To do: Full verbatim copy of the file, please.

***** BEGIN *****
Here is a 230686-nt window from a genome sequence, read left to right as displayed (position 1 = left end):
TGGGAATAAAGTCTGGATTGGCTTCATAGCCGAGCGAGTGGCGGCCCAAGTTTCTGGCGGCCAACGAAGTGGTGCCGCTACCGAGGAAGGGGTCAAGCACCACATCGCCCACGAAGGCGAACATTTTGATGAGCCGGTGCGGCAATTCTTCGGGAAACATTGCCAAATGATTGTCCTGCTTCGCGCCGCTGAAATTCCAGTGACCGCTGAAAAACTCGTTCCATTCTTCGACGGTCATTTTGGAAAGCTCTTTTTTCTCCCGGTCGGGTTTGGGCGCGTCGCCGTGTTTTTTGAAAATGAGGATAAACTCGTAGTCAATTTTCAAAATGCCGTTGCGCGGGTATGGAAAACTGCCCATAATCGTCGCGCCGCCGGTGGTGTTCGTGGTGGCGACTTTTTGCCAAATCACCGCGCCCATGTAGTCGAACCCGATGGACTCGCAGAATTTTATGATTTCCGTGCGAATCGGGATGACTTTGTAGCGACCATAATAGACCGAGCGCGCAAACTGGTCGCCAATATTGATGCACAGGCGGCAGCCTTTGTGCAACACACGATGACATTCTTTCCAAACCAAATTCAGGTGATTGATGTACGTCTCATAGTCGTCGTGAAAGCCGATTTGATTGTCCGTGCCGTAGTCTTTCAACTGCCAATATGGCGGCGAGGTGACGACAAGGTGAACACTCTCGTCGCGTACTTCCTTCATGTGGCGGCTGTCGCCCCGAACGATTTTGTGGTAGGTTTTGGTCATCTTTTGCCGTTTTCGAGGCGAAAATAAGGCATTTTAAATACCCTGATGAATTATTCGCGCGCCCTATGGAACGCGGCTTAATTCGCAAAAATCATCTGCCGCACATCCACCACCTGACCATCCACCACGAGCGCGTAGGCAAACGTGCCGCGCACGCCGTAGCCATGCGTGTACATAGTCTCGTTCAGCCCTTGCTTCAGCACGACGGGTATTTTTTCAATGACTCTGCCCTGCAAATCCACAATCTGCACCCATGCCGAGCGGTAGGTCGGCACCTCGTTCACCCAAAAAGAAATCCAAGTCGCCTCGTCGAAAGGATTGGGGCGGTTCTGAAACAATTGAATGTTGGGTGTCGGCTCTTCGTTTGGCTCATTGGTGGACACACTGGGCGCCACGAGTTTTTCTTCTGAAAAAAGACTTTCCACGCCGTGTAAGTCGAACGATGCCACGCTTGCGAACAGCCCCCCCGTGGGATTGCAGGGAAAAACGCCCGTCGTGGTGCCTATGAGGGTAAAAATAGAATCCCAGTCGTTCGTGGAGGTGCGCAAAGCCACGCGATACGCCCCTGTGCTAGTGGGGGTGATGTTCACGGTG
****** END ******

Here is a 230686-nt window from a genome sequence, read left to right as displayed (position 1 = left end):
TGGGAATAAAGTCTGGATTGGCTTCATAGCCGAGCGAGTGGCGGCCCAAGTTTCTGGCGGCCAACGAAGTGGTGCCGCTACCGAGGAAGGGGTCAAGCACCACATCGCCCACGAAGGCGAACATTTTGATGAGCCGGTGCGGCAATTCTTCGGGAAACATTGCCAAATGATTGTCCTGCTTCGCGCCGCTGAAATTCCAGTGACCGCTGAAAAACTCGTTCCATTCTTCGACGGTCATTTTGGAAAGCTCTTTTTTCTCCCGGTCGGGTTTGGGCGCGTCGCCGTGTTTTTTGAAAATGAGGATAAACTCGTAGTCAATTTTCAAAATGCCGTTGCGCGGGTATGGAAAACTGCCCATAATCGTCGCGCCGCCGGTGGTGTTCGTGGTGGCGACTTTTTGCCAAATCACCGCGCCCATGTAGTCGAACCCGATGGACTCGCAGAATTTTATGATTTCCGTGCGAATCGGGATGACTTTGTAGCGACCATAATAGACCGAGCGCGCAAACTGGTCGCCAATATTGATGCACAGGCGGCAGCCTTTGTGCAACACACGATGACATTCTTTCCAAACCAAATTCAGGTGATTGATGTACGTCTCATAGTCGTCGTGAAAGCCGATTTGATTGTCCGTGCCGTAGTCTTTCAACTGCCAATATGGCGGCGAGGTGACGACAAGGTGAACACTCTCGTCGCGTACTTCCTTCATGTGGCGGCTGTCGCCCCGAACGATTTTGTGGTAGGTTTTGGTCATCTTTTGCCGTTTTCGAGGCGAAAATAAGGCATTTTAAATACCCTGATGAATTATTCGCGCGCCCTATGGAACGCGGCTTAATTCGCAAAAATCATCTGCCGCACATCCACCACCTGACCATCCACCACGAGCGCGTAGGCAAACGTGCCGCGCACGCCGTAGCCATGCGTGTACATAGTCTCGTTCAGCCCTTGCTTCAGCACGACGGGTATTTTTTCAATGACTCTGCCCTGCAAATCCACAATCTGCACCCATGCCGAGCGGTAGGTCGGCACCTCGTTCACCCAAAAAGAAATCCAAGTCGCCTCGTCGAAAGGATTGGGGCGGTTCTGAAACAATTGAATGTTGGGTGTCGGCTCTTCGTTTGGCTCATTGGTGGACACACTGGGCGCCACGAGTTTTTCTTCTGAAAAAAGACTTTCCACGCCGTGTAAGTCGAACGATGCCACGCTTGCGAACAGCCCCCCCGTGGGATTGCAGGGAAAAACGCCCGTCGTGGTGCCTATGAGGGTAAAAATAGAATCCCAGTCGTTCGTGGAGGTGCGCAAAGCCACGCGATACGCCCCTGTGCTAGTGGGGGTGATGTTCACGGTG